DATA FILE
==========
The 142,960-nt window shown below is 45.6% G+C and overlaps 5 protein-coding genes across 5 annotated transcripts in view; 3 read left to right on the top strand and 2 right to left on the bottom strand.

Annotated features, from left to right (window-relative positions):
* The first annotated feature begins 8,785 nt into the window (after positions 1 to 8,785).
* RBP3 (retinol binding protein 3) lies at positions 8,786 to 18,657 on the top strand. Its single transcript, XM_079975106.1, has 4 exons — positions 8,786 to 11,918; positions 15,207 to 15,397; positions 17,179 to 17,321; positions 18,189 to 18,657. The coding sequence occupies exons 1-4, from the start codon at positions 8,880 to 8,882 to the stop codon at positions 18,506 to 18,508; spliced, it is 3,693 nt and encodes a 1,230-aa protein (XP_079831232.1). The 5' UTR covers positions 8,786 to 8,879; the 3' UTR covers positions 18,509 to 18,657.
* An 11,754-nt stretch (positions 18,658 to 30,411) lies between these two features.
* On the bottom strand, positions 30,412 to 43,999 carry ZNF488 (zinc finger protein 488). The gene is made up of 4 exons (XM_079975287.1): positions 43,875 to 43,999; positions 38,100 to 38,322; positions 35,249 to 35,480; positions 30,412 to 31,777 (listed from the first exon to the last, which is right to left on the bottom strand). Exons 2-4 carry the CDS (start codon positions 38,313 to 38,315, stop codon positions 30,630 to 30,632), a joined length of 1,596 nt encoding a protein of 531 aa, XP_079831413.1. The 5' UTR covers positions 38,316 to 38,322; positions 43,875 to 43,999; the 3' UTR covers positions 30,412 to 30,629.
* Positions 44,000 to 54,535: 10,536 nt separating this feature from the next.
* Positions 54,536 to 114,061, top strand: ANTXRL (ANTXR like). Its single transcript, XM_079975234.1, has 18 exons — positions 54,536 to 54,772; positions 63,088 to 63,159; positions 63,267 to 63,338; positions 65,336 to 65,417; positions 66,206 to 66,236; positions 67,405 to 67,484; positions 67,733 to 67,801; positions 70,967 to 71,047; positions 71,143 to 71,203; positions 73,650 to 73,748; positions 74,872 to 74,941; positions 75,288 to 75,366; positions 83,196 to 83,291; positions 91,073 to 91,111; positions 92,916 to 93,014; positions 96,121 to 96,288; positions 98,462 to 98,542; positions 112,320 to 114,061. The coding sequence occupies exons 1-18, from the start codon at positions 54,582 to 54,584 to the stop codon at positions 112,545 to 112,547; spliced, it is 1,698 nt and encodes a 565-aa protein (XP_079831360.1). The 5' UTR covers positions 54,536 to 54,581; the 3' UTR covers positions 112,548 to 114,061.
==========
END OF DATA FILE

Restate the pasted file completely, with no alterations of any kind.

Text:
The 142,960-nt window shown below is 45.6% G+C and overlaps 5 protein-coding genes across 5 annotated transcripts in view; 3 read left to right on the top strand and 2 right to left on the bottom strand.

Annotated features, from left to right (window-relative positions):
* The first annotated feature begins 8,785 nt into the window (after positions 1 to 8,785).
* RBP3 (retinol binding protein 3) lies at positions 8,786 to 18,657 on the top strand. Its single transcript, XM_079975106.1, has 4 exons — positions 8,786 to 11,918; positions 15,207 to 15,397; positions 17,179 to 17,321; positions 18,189 to 18,657. The coding sequence occupies exons 1-4, from the start codon at positions 8,880 to 8,882 to the stop codon at positions 18,506 to 18,508; spliced, it is 3,693 nt and encodes a 1,230-aa protein (XP_079831232.1). The 5' UTR covers positions 8,786 to 8,879; the 3' UTR covers positions 18,509 to 18,657.
* An 11,754-nt stretch (positions 18,658 to 30,411) lies between these two features.
* On the bottom strand, positions 30,412 to 43,999 carry ZNF488 (zinc finger protein 488). The gene is made up of 4 exons (XM_079975287.1): positions 43,875 to 43,999; positions 38,100 to 38,322; positions 35,249 to 35,480; positions 30,412 to 31,777 (listed from the first exon to the last, which is right to left on the bottom strand). Exons 2-4 carry the CDS (start codon positions 38,313 to 38,315, stop codon positions 30,630 to 30,632), a joined length of 1,596 nt encoding a protein of 531 aa, XP_079831413.1. The 5' UTR covers positions 38,316 to 38,322; positions 43,875 to 43,999; the 3' UTR covers positions 30,412 to 30,629.
* Positions 44,000 to 54,535: 10,536 nt separating this feature from the next.
* Positions 54,536 to 114,061, top strand: ANTXRL (ANTXR like). Its single transcript, XM_079975234.1, has 18 exons — positions 54,536 to 54,772; positions 63,088 to 63,159; positions 63,267 to 63,338; positions 65,336 to 65,417; positions 66,206 to 66,236; positions 67,405 to 67,484; positions 67,733 to 67,801; positions 70,967 to 71,047; positions 71,143 to 71,203; positions 73,650 to 73,748; positions 74,872 to 74,941; positions 75,288 to 75,366; positions 83,196 to 83,291; positions 91,073 to 91,111; positions 92,916 to 93,014; positions 96,121 to 96,288; positions 98,462 to 98,542; positions 112,320 to 114,061. The coding sequence occupies exons 1-18, from the start codon at positions 54,582 to 54,584 to the stop codon at positions 112,545 to 112,547; spliced, it is 1,698 nt and encodes a 565-aa protein (XP_079831360.1). The 5' UTR covers positions 54,536 to 54,581; the 3' UTR covers positions 112,548 to 114,061.